SACRAMENTO — A leading Republican Assemblyman has called on a Washington-based anti-abortion group to help defeat two of his fellow Republican lawmakers from San Diego because they support the right of women to have abortions, according to a confidential memorandum.
In the strongly worded memo to the Family Research Council, Assemblyman William P. Baker of Danville urged the group's president to direct campaign contributions to anti-abortion candidates opposing Assemblywomen Sunny Mojonnier of Encinitas and Tricia Hunter of Bonita.
Baker, who is vice chairman of the powerful Ways and Means Committee and a member of Republican leader Ross Johnson's inner circle, also anointed anti-abortion candidates in three Los Angeles County races in which there are no incumbents and endorsed a fellow Republican incumbent who is facing a tough primary challenge.
But it was the attack on Mojonnier and Hunter that was most unusual, because party leaders rarely seek to defeat their own rank-and-file members in primary races. Baker acknowledged as much in a postscript to the missive, in which he wrote:
"Please destroy this letter after reviewing it. It is unpolitic to discuss the reelection campaign of Republican incumbents."
The letter's disclosure marks the second time in a month that the outspoken Baker has been in the middle of a controversy over his strident anti-abortion politics. He recently had to apologize to a group of high school students from his district after he introduced them on the Assembly floor as "survivors of abortion."
The April 30 letter, addressed to Family Research Council President Gary Bauer, was mailed anonymously to The Times Sacramento Bureau. Baker could not be reached for comment Thursday.
Bauer, contacted at the group's Washington headquarters, said he met with Baker in late April. Bauer said he told Baker that his group does not get involved in partisan political campaigns.
"We certainly have an interest in elections all over the country," said Bauer, who was an aide to former President Ronald Reagan. "But we are a tax-exempt organization. We can't endorse candidates or make expenditures on behalf of a candidate in an election."
Bauer described his organization as a "think tank" and lobbying group involved in such issues as child care and pornography as well as abortion. He said the council was considering forming a political action committee but had not yet done so.
In the memo, Baker told Bauer that the group could get instant recognition and "reshape the political landscape" in California if it would spend money on the six Assembly primaries that he targeted.
"You will elect six pro-lifers where there might have been six abortionists," Baker wrote. "You will increase dramatically your capacity to leverage Pete Wilson on family values issues; and you will command the attention of the media nearly instantaneously."
The reference to Wilson was apparently based on the assumption that the Republican U.S. Senator, who supports abortion rights, will be elected governor in November.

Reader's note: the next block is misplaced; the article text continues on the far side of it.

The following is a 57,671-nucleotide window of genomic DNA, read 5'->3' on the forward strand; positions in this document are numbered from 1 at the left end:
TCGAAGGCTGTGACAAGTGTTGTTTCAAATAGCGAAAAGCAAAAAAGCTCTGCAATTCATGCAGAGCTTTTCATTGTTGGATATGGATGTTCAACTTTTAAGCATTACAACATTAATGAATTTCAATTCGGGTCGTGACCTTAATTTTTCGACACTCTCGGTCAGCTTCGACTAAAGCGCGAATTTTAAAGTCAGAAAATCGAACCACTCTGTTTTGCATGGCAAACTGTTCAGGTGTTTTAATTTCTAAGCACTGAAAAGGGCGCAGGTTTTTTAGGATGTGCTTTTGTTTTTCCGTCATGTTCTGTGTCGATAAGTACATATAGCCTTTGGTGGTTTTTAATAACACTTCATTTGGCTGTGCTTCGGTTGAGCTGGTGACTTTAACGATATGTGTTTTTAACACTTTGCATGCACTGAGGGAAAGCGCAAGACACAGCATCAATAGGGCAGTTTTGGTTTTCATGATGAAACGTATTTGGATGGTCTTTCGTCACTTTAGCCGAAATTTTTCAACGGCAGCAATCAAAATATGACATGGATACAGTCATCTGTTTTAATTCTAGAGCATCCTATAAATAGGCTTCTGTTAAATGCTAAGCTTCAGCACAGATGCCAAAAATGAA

Baker called Mojonnier "one of the most liberal" Republicans in the Assembly and said she is in a tough reelection fight because of her "lackluster legislative service" and "allegations of financial improprieties." Mojonnier agreed in February to pay a $13,200 fine for double-billing her campaign fund and the state treasury for legislative trips, as well as using political donations to pay for fashion and beauty treatments for her staff.
But Baker, who suggested in his letter that anti-abortion campaign money should be directed to Poway school board member Stan Rodkin, said Mojonnier would probably survive because "her close relationship to Assembly Speaker Willie Brown will translate into a considerable fund-raising advantage."
Reached at his Poway home, Rodkin said he had been unaware of Baker's support but was "delighted to hear that strong an endorsement from him."
Mojonnier could not be reached Thursday, but a campaign aide said Baker had spoken to Mojonnier, apologized and volunteered to campaign for the assemblywoman.
In his letter, Baker also described Assemblywoman Hunter as a "pro-abortion feminist" and pointed out that she won a tumultuous special election race last year with the help of the California Nurses Assn. and gay rights organizations. He said Connie Youngkin, who has "proven her commitment to the rights of the unborn by serving time in jail" would make a "credible legislator" but probably couldn't win.
Hunter said Thursday she was "surprised" by Baker's letter and warned that this clandestine appeal to defeat Republican incumbents was counterproductive to the party's goal of adding more members to the Legislature and getting U.S. Sen. Pete Wilson elected governor.
"This is not the time to be playing political games and dividing up the party," she said. "This is the time we should be coming together."
Youngkin, a member of Operation Rescue who last year served 40 days in jail for trespassing outside an abortion clinic, said Thursday she is not surprised that an Assembly Republican such as Baker would want to see Hunter defeated. But she strongly differed with Baker's assessment of her chances in the primary race.
"Baker is very inaccurate in saying that I don't have a chance," said Youngkin.
Times staff writer Mark Gladstone contributed to this article.